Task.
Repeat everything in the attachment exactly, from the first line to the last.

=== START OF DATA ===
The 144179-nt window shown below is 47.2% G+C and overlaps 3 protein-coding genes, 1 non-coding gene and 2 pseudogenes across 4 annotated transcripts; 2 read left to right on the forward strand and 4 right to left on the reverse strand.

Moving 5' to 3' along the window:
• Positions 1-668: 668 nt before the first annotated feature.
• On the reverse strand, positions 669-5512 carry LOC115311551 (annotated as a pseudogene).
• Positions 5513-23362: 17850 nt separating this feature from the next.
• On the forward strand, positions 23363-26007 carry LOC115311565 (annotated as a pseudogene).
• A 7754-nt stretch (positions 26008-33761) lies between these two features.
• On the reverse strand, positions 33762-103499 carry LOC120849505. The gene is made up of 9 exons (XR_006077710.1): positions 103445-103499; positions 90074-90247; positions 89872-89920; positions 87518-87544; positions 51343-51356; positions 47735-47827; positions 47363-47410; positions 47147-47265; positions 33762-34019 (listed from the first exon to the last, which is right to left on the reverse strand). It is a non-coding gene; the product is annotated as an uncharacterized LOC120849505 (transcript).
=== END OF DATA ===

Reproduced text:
The 144179-nt window shown below is 47.2% G+C and overlaps 3 protein-coding genes, 1 non-coding gene and 2 pseudogenes across 4 annotated transcripts; 2 read left to right on the forward strand and 4 right to left on the reverse strand.

Moving 5' to 3' along the window:
• Positions 1-668: 668 nt before the first annotated feature.
• On the reverse strand, positions 669-5512 carry LOC115311551 (annotated as a pseudogene).
• Positions 5513-23362: 17850 nt separating this feature from the next.
• On the forward strand, positions 23363-26007 carry LOC115311565 (annotated as a pseudogene).
• A 7754-nt stretch (positions 26008-33761) lies between these two features.
• On the reverse strand, positions 33762-103499 carry LOC120849505. The gene is made up of 9 exons (XR_006077710.1): positions 103445-103499; positions 90074-90247; positions 89872-89920; positions 87518-87544; positions 51343-51356; positions 47735-47827; positions 47363-47410; positions 47147-47265; positions 33762-34019 (listed from the first exon to the last, which is right to left on the reverse strand). It is a non-coding gene; the product is annotated as an uncharacterized LOC120849505 (transcript).